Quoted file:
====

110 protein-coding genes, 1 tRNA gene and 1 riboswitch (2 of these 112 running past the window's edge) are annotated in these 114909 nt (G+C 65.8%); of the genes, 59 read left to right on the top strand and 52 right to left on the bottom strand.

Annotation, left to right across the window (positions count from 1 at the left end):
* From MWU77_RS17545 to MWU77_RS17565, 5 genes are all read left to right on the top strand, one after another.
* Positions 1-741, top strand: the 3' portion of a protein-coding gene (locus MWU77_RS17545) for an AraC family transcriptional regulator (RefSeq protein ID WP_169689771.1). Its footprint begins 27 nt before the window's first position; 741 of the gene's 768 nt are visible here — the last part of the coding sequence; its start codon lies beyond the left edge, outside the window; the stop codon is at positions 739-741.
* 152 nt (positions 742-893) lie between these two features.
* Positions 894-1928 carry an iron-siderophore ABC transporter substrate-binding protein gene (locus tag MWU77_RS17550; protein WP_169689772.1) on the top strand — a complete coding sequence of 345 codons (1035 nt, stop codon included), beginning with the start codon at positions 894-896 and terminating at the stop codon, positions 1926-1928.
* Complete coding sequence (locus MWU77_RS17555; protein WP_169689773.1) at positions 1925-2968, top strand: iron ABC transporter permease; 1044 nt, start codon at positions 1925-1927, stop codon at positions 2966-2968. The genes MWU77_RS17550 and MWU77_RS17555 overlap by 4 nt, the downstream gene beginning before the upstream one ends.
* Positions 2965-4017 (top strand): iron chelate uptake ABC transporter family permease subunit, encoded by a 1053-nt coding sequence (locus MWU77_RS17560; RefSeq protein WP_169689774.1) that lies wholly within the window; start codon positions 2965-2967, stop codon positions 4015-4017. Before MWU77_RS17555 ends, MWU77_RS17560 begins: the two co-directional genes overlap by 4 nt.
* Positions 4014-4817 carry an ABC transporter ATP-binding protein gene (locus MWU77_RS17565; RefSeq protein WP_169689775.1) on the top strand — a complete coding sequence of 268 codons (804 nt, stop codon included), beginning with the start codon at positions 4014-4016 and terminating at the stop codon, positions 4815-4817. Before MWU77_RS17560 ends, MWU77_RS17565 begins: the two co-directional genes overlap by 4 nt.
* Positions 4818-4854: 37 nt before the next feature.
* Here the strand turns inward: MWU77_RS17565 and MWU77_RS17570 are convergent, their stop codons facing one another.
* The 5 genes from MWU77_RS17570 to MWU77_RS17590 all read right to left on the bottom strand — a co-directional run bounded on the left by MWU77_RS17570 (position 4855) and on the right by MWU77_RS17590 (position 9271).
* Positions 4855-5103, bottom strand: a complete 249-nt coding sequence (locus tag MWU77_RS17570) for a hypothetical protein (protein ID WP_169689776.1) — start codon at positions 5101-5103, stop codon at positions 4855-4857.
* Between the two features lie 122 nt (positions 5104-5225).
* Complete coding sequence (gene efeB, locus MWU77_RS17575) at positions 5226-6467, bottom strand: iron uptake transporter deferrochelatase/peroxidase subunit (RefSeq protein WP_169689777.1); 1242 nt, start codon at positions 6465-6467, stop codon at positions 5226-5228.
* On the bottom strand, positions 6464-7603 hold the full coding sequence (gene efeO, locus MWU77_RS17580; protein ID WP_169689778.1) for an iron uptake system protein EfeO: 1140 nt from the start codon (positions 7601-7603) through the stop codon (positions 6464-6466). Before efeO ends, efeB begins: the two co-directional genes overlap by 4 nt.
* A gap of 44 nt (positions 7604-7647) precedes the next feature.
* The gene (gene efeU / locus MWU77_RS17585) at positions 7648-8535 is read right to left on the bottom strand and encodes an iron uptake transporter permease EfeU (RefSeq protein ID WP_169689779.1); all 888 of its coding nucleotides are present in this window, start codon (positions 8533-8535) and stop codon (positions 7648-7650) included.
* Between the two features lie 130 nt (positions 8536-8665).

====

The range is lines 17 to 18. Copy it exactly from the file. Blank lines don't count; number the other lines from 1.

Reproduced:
* A gap of 44 nt (positions 7604-7647) precedes the next feature.
* The gene (gene efeU / locus MWU77_RS17585) at positions 7648-8535 is read right to left on the bottom strand and encodes an iron uptake transporter permease EfeU (RefSeq protein ID WP_169689779.1); all 888 of its coding nucleotides are present in this window, start codon (positions 8533-8535) and stop codon (positions 7648-7650) included.